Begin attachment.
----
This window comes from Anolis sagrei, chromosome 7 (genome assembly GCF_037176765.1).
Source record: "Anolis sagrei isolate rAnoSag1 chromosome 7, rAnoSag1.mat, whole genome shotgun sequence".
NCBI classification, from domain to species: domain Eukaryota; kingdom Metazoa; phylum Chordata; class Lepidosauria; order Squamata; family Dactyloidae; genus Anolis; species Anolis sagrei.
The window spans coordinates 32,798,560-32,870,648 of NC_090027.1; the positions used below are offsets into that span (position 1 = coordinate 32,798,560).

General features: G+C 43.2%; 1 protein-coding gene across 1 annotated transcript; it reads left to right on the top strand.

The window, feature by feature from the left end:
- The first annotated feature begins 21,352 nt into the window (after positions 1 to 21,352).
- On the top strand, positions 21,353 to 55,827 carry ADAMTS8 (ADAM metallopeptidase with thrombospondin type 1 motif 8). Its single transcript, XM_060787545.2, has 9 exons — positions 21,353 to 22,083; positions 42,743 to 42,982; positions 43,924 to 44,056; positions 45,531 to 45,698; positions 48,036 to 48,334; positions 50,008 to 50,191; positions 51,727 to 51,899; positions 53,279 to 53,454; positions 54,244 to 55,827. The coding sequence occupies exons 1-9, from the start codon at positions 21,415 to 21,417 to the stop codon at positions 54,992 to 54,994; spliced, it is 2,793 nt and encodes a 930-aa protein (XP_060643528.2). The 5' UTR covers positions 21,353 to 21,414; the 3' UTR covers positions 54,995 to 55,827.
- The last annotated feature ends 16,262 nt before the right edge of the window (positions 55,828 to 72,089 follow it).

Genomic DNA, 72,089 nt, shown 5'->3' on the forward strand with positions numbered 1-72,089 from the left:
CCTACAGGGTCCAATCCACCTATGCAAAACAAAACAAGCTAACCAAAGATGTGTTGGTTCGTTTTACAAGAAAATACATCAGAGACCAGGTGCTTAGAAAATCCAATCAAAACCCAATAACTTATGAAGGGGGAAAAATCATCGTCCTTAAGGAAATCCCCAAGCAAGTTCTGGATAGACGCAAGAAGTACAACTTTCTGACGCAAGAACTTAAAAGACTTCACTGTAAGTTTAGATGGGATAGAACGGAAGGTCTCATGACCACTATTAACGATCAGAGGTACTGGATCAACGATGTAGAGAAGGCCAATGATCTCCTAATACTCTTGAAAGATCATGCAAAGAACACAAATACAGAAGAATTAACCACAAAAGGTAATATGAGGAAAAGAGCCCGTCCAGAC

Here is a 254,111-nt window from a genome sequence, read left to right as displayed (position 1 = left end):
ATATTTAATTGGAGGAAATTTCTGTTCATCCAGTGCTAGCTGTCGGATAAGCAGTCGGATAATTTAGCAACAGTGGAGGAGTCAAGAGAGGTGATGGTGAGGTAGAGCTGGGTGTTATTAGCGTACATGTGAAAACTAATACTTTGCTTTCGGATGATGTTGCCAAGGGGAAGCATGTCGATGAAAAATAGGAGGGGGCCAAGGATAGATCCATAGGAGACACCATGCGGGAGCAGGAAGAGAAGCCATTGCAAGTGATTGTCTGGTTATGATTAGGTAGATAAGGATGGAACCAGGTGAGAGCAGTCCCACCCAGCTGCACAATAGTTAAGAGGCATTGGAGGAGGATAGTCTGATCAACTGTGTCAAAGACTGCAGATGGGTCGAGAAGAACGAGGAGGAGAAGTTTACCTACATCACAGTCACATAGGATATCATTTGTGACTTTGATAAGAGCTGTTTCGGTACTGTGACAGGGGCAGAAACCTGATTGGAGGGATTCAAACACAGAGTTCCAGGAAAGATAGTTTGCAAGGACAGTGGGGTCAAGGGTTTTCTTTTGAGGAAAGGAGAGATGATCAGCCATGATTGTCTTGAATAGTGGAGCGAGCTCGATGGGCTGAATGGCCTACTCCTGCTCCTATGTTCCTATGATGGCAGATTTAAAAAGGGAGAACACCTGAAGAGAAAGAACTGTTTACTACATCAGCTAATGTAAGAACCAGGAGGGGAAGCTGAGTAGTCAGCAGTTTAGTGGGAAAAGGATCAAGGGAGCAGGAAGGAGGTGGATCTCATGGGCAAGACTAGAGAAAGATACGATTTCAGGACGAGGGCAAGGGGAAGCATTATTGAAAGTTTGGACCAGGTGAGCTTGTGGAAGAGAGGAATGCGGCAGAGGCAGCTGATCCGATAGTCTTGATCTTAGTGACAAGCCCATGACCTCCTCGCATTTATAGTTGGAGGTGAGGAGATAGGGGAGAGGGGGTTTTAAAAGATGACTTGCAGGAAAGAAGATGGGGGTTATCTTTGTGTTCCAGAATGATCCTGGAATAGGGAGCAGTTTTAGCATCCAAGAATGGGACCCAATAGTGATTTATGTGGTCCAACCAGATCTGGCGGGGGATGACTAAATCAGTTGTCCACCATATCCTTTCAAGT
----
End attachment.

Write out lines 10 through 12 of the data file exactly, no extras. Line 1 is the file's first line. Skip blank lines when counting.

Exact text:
Genomic DNA, 72,089 nt, shown 5'->3' on the forward strand with positions numbered 1-72,089 from the left:
CCTACAGGGTCCAATCCACCTATGCAAAACAAAACAAGCTAACCAAAGATGTGTTGGTTCGTTTTACAAGAAAATACATCAGAGACCAGGTGCTTAGAAAATCCAATCAAAACCCAATAACTTATGAAGGGGGAAAAATCATCGTCCTTAAGGAAATCCCCAAGCAAGTTCTGGATAGACGCAAGAAGTACAACTTTCTGACGCAAGAACTTAAAAGACTTCACTGTAAGTTTAGATGGGATAGAACGGAAGGTCTCATGACCACTATTAACGATCAGAGGTACTGGATCAACGATGTAGAGAAGGCCAATGATCTCCTAATACTCTTGAAAGATCATGCAAAGAACACAAATACAGAAGAATTAACCACAAAAGGTAATATGAGGAAAAGAGCCCGTCCAGAC

Here is a 254,111-nt window from a genome sequence, read left to right as displayed (position 1 = left end):